October 20, 2010 4:48:46 PM

There is no logic to that kind of DRM, what happens if the motherboard dies? How will MS know if you are telling the truth or not when you call them to re-set your key?
October 20, 2010 5:30:17 PM

I'm no expert, but I assume the following...

The "Key" for the OS or the game is tied to the MAC address of motherboard or eithernet card and you need an activity internet connection. When you boot your PC, Windows will connect to Microsoft's servers to validate the key and your MAC address. Once validated, you are able to go on your merry way. If Windows is not validated, then I suppose you will get a warning and Win Vista / 7 will allow you very limited usage of the PC before it automatically shuts down. Probably happens every hour or two. If I was Microsoft, I would make it every 30 minutes to annoy those people who are using pirated versions of Windows.

If your mobo dies then just call MS to release the key so that you can legitimately re-install Windows. You only do this with the OEM version of Windows. For the retail version of Windows you can re-install it as many times as you want. However, if the MS servers detects that the same key is used by more than one PC (via the MAC address) then I would assume the OS will be invalidated on both PCs and you will need to call MS to explain your mistake.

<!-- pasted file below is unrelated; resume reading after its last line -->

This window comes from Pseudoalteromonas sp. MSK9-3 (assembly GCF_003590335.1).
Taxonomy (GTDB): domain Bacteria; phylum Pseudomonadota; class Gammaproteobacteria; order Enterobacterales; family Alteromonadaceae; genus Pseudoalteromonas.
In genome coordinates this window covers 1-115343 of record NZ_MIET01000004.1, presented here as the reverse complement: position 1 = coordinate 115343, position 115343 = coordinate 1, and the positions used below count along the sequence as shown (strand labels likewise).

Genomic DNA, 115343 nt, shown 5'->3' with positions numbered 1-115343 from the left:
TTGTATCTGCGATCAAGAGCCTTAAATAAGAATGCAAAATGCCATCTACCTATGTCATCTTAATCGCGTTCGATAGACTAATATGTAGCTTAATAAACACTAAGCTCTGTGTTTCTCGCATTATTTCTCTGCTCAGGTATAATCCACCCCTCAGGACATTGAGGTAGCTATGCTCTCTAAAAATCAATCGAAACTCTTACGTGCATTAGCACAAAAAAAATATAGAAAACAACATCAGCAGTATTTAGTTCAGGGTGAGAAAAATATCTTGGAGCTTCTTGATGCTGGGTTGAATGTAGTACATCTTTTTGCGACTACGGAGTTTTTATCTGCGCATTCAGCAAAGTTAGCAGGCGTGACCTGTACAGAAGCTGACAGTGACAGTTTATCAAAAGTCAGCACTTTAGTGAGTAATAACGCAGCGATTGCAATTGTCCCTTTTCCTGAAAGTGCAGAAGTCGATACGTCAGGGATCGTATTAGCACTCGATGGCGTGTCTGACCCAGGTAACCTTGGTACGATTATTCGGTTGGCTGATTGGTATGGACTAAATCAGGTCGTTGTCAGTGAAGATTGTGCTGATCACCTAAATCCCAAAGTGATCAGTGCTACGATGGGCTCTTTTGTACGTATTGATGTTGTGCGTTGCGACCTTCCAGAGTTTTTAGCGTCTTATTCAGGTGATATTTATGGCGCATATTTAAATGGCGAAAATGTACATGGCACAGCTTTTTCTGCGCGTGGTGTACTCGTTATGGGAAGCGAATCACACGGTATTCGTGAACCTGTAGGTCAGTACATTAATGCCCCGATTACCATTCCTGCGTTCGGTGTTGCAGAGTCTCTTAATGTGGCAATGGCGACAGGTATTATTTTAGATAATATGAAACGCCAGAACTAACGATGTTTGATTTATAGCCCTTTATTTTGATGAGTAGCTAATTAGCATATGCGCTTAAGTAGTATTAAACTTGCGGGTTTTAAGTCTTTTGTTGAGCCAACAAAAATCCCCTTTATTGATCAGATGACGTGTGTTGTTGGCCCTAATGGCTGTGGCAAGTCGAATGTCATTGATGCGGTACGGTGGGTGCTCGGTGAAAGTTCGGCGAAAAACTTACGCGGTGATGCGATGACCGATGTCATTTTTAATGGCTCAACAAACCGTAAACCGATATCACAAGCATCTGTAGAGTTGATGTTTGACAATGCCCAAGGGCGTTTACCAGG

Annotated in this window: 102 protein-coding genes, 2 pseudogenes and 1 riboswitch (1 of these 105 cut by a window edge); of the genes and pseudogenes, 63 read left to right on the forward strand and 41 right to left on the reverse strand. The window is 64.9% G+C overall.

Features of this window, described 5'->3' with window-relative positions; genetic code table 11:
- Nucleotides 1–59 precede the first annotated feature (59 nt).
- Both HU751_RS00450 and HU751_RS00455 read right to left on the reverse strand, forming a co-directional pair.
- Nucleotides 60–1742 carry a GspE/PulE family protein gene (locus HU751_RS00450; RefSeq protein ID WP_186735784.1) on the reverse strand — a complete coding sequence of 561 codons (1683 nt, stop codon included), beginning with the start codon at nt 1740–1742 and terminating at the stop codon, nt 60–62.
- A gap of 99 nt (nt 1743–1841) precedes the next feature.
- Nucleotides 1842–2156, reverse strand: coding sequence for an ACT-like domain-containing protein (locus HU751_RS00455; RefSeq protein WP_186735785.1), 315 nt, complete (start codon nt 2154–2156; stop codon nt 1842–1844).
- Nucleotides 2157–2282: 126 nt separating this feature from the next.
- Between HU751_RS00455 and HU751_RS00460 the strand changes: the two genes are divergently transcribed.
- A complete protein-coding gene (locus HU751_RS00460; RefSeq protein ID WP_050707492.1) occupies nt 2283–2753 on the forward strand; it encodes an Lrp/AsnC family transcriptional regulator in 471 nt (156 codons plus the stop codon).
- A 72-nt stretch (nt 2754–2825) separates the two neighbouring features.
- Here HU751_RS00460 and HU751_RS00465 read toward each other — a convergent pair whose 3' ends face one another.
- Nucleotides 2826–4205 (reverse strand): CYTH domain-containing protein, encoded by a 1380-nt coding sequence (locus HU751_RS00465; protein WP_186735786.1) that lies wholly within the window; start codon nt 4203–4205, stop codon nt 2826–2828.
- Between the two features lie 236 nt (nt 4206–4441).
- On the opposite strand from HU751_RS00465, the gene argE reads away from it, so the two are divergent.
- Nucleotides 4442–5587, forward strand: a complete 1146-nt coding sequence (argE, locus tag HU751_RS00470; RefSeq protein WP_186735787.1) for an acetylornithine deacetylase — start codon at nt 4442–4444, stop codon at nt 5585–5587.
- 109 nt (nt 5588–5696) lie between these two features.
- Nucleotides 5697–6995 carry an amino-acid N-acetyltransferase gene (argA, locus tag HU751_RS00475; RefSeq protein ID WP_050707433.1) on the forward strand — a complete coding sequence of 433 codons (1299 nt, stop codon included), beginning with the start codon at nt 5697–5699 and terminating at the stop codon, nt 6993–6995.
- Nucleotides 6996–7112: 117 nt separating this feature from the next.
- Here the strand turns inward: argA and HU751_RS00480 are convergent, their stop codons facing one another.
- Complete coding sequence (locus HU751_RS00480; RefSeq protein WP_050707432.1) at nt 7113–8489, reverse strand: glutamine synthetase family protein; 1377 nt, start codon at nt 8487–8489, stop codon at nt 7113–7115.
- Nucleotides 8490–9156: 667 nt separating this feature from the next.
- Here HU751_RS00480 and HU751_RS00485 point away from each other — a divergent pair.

The same can be applied to games. The key you use to install the game becomes associated to your MAC address. However, publishers can even limit the number of times you install your game 'cause maybe your PC died or you uninstalled when you finished the game and then decided to play it again, whatever... I think BioShock only allowed you to install the game 5 times before you are locked out and you need to call customer support to "release" previous installs attempt so that you can install it yet again.
October 20, 2010 6:43:50 PM

Most of my games are purchased through steam, this way I do not have to worry about this kind of unethical DRM, IMO each CD/DVD should be assigned a key, this way you should be able to install the game on as many PC's as you desire, as long as you do not have 2 PC's running with the same key for the sole purpose of playing "ONLINE" you shouldn't have an issue. Not sure why MS decided to change the traditional installation method. Sketchy if you ask me..